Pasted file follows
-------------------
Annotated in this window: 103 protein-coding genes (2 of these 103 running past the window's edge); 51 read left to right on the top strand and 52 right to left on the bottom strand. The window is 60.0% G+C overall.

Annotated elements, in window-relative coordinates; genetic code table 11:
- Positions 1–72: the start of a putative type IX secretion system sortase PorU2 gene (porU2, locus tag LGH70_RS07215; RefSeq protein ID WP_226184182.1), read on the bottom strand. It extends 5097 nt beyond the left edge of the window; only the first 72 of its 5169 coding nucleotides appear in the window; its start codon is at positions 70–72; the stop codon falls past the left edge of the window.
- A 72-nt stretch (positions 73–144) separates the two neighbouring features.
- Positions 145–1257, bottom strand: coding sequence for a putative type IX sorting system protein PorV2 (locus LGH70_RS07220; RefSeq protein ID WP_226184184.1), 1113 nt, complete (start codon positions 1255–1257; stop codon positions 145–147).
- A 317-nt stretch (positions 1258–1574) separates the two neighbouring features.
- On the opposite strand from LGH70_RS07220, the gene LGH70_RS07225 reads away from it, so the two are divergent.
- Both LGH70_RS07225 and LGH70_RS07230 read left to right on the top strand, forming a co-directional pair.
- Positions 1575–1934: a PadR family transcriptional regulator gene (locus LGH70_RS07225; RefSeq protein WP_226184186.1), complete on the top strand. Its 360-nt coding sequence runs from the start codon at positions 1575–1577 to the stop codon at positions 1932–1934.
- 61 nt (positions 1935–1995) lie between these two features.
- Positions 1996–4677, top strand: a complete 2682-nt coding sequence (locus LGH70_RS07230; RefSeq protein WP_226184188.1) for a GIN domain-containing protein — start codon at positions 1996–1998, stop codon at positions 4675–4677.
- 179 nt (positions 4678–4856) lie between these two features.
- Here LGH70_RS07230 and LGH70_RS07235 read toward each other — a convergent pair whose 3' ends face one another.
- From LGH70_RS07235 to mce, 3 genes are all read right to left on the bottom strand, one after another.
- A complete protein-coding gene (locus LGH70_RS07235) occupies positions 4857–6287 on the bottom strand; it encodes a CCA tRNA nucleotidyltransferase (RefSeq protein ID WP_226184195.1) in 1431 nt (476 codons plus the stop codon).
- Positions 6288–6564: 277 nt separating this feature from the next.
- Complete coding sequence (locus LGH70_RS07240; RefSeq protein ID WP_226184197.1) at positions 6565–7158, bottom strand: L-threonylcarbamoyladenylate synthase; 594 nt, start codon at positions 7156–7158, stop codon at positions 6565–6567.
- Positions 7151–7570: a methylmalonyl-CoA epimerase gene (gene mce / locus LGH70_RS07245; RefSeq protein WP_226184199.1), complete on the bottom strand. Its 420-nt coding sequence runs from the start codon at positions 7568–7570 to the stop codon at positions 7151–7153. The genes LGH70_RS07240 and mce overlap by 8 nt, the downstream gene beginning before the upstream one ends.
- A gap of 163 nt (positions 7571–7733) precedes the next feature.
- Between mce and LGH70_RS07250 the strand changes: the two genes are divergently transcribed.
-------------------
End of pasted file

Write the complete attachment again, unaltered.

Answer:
Annotated in this window: 103 protein-coding genes (2 of these 103 running past the window's edge); 51 read left to right on the top strand and 52 right to left on the bottom strand. The window is 60.0% G+C overall.

Annotated elements, in window-relative coordinates; genetic code table 11:
- Positions 1–72: the start of a putative type IX secretion system sortase PorU2 gene (porU2, locus tag LGH70_RS07215; RefSeq protein ID WP_226184182.1), read on the bottom strand. It extends 5097 nt beyond the left edge of the window; only the first 72 of its 5169 coding nucleotides appear in the window; its start codon is at positions 70–72; the stop codon falls past the left edge of the window.
- A 72-nt stretch (positions 73–144) separates the two neighbouring features.
- Positions 145–1257, bottom strand: coding sequence for a putative type IX sorting system protein PorV2 (locus LGH70_RS07220; RefSeq protein ID WP_226184184.1), 1113 nt, complete (start codon positions 1255–1257; stop codon positions 145–147).
- A 317-nt stretch (positions 1258–1574) separates the two neighbouring features.
- On the opposite strand from LGH70_RS07220, the gene LGH70_RS07225 reads away from it, so the two are divergent.
- Both LGH70_RS07225 and LGH70_RS07230 read left to right on the top strand, forming a co-directional pair.
- Positions 1575–1934: a PadR family transcriptional regulator gene (locus LGH70_RS07225; RefSeq protein WP_226184186.1), complete on the top strand. Its 360-nt coding sequence runs from the start codon at positions 1575–1577 to the stop codon at positions 1932–1934.
- 61 nt (positions 1935–1995) lie between these two features.
- Positions 1996–4677, top strand: a complete 2682-nt coding sequence (locus LGH70_RS07230; RefSeq protein WP_226184188.1) for a GIN domain-containing protein — start codon at positions 1996–1998, stop codon at positions 4675–4677.
- 179 nt (positions 4678–4856) lie between these two features.
- Here LGH70_RS07230 and LGH70_RS07235 read toward each other — a convergent pair whose 3' ends face one another.
- From LGH70_RS07235 to mce, 3 genes are all read right to left on the bottom strand, one after another.
- A complete protein-coding gene (locus LGH70_RS07235) occupies positions 4857–6287 on the bottom strand; it encodes a CCA tRNA nucleotidyltransferase (RefSeq protein ID WP_226184195.1) in 1431 nt (476 codons plus the stop codon).
- Positions 6288–6564: 277 nt separating this feature from the next.
- Complete coding sequence (locus LGH70_RS07240; RefSeq protein ID WP_226184197.1) at positions 6565–7158, bottom strand: L-threonylcarbamoyladenylate synthase; 594 nt, start codon at positions 7156–7158, stop codon at positions 6565–6567.
- Positions 7151–7570: a methylmalonyl-CoA epimerase gene (gene mce / locus LGH70_RS07245; RefSeq protein WP_226184199.1), complete on the bottom strand. Its 420-nt coding sequence runs from the start codon at positions 7568–7570 to the stop codon at positions 7151–7153. The genes LGH70_RS07240 and mce overlap by 8 nt, the downstream gene beginning before the upstream one ends.
- A gap of 163 nt (positions 7571–7733) precedes the next feature.
- Between mce and LGH70_RS07250 the strand changes: the two genes are divergently transcribed.